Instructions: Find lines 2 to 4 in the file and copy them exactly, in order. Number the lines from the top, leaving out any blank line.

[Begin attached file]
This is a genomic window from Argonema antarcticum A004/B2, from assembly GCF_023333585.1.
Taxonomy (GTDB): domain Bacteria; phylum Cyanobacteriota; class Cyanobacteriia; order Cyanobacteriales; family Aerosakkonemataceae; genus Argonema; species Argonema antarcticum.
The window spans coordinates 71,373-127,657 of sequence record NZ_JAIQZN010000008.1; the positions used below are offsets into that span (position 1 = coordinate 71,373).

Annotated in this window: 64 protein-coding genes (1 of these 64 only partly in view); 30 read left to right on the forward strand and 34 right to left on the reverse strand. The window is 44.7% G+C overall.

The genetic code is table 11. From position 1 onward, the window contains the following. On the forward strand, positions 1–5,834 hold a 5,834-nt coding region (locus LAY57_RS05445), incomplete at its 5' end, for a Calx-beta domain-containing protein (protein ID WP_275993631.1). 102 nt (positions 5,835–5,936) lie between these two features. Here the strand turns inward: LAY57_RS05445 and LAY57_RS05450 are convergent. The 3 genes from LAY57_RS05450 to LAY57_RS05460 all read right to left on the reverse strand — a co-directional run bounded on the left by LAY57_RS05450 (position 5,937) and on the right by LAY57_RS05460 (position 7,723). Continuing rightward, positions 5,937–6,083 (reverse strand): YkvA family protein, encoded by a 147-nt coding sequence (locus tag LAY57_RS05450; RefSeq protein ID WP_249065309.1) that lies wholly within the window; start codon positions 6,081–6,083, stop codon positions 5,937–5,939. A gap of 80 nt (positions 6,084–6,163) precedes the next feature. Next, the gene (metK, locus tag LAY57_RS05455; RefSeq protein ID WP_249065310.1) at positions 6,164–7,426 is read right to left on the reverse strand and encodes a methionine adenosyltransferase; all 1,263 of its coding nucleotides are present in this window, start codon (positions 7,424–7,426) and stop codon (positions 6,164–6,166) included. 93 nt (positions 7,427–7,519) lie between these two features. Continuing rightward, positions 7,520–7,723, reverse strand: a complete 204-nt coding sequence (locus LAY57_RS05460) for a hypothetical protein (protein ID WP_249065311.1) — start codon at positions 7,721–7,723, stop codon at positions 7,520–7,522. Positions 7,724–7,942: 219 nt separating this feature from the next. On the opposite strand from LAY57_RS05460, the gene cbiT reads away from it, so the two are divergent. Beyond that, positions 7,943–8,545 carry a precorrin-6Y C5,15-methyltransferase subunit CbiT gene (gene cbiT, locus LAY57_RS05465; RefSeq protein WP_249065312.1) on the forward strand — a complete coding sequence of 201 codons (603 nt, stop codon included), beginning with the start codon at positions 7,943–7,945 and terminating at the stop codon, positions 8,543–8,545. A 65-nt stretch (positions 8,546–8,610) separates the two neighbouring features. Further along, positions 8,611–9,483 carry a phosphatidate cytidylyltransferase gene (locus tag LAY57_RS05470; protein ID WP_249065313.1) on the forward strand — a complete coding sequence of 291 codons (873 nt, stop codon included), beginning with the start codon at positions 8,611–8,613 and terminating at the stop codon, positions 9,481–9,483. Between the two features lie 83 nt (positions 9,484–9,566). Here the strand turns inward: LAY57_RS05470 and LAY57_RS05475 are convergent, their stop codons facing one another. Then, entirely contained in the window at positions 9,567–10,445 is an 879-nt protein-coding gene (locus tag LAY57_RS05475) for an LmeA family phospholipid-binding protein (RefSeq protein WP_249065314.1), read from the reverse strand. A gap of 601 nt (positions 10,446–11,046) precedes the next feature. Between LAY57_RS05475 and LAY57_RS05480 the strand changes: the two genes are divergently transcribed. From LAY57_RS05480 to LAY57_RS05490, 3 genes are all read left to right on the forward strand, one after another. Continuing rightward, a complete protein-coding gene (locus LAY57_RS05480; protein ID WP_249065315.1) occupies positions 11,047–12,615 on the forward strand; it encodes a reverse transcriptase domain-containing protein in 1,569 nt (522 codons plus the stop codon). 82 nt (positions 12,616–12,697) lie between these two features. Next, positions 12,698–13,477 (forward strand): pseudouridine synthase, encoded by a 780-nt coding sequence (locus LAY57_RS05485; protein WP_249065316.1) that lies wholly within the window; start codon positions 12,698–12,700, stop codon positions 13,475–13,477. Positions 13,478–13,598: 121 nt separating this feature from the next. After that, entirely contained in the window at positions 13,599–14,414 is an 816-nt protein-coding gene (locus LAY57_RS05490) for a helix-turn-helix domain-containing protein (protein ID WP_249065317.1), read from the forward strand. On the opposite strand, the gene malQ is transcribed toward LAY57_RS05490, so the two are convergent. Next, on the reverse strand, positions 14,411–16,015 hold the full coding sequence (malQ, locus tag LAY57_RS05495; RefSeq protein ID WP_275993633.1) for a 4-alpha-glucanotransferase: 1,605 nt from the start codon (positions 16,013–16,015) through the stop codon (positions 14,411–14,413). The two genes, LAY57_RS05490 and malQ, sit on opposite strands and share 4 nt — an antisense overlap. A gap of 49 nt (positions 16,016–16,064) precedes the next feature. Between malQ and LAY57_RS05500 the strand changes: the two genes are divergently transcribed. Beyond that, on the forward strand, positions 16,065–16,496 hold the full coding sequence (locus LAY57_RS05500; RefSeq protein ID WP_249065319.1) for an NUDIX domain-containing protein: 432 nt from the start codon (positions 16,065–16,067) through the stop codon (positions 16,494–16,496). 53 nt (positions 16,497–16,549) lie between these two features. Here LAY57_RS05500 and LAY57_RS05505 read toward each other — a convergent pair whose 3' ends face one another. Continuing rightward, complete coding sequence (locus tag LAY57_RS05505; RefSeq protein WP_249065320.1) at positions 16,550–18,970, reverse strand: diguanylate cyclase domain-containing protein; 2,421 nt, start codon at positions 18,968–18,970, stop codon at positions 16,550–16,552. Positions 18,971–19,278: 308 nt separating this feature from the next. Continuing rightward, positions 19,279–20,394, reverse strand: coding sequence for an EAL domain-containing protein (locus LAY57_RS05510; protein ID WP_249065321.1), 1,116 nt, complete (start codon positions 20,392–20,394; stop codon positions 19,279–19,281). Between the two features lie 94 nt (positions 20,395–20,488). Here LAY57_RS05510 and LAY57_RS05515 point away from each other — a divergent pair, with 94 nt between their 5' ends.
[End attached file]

Taxonomy (GTDB): domain Bacteria; phylum Cyanobacteriota; class Cyanobacteriia; order Cyanobacteriales; family Aerosakkonemataceae; genus Argonema; species Argonema antarcticum.
The window spans coordinates 71,373-127,657 of sequence record NZ_JAIQZN010000008.1; the positions used below are offsets into that span (position 1 = coordinate 71,373).

Annotated in this window: 64 protein-coding genes (1 of these 64 only partly in view); 30 read left to right on the forward strand and 34 right to left on the reverse strand. The window is 44.7% G+C overall.